Millions of people watched in horror as a Buffalo Bills player, Damar Hamlin, collapsed on the field during an NFL game on Monday, January 2. Soon medical personnel were performing CPR and using an automated external defibrillator (AED) to restore a normal heartbeat. Hamlin was transported to a nearby hospital.
Each year, more than 350,000 Americans suffer cardiac arrest outside of the hospital — and rarely with an entire medical team on the nearby sideline. Sadly, 90% of them don’t survive.
If someone near you goes into cardiac arrest, they probably won’t have a medical team nearby. By taking time to learn hands-only CPR and how to use an automated external defibrillator, you can make a lifesaving difference.
Here are things to learn now about CPR and AEDs to be ready in an emergency.
911: The very first step
If someone near you collapses or has other signs of a cardiac arrest, the first step is to call 911. The sooner emergency medical responders arrive, the better.
After you’ve called 911, you can begin cardiopulmonary resuscitation, aka CPR. During CPR, you push hard on the victim’s chest to mimic a heartbeat and keep blood moving through the body.
There are two types of CPR:
Anyone can perform hands-only CPR. If someone near you loses their heartbeat, it’s time to push hard and fast on their chest to help blood circulate while you wait for an ambulance. For an adult victim, try to push about 2 inches down to the beat of the song “Stayin’ Alive.”
Even though this doesn’t require formal training, it’s a good idea to watch a video now so you’re ready later if the worst happens.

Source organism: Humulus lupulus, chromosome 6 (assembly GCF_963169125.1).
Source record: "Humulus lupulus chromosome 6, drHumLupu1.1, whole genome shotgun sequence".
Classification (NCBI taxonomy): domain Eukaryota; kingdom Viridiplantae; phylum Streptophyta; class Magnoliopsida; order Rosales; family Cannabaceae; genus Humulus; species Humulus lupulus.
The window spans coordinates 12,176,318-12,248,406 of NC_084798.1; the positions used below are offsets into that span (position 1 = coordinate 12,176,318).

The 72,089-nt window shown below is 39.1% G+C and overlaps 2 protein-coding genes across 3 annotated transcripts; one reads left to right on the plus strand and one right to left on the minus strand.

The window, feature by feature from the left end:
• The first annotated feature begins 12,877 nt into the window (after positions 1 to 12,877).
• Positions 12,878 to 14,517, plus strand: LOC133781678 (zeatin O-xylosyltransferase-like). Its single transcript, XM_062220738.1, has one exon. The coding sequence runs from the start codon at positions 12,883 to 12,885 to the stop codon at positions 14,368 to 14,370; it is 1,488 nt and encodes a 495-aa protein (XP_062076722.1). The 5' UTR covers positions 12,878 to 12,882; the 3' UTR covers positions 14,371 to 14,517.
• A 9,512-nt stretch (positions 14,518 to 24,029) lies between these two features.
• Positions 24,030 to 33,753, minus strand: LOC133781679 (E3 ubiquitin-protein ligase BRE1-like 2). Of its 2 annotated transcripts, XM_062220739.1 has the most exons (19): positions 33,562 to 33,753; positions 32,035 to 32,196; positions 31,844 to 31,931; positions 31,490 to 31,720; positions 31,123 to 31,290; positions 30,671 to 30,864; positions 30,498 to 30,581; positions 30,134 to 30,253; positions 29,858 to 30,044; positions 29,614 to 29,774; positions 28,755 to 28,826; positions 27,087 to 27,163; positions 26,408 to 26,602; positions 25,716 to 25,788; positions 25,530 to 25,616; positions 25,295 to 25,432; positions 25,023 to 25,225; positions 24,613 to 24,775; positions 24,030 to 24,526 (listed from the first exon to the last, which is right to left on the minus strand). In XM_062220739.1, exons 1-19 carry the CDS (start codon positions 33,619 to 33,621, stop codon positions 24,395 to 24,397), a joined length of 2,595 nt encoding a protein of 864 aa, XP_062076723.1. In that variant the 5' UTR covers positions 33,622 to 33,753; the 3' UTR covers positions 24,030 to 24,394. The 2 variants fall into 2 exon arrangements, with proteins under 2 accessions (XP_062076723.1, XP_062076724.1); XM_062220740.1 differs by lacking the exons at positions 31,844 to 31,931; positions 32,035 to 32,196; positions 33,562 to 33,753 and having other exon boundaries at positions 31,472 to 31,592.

With training, you can add mouth-to-mouth breathing to the chest compressions of CPR to get the victim more oxygen. You can also take classes to learn infant and child CPR.
Classes are available for the general public as well as medical professionals, who need to be certified. Each class takes a couple of hours. Online classes are available as well. The American Heart Association website has a complete list of classes available.
Understanding AEDs and how to use them
Chances are, you’ve seen an AED box on the wall of a public building. More and more, these lifesaving devices are placed in venues, schools, offices and malls.
Anyone can use this portable device to shock a victim’s heart and save a life. The AED gives voice prompts to you so, even during an emergency, you have step-by-step instructions to have the device check the victim’s heartbeat and deliver an electric shock to stimulate the heart and restore its rhythm
Although AEDs are designed for anyone to use, taking some time today to learn more about them and how to use them can make you more confident during an emergency. Online videos can preview the experience for you.
Plan now to be a superhero later
Even if you weren’t born with superpowers, a little preparation now can help you save a loved one, friend or neighbor later. The more we each take the time to learn these basic skills, the more we can improve the odds of our community members surviving a cardiac arrest.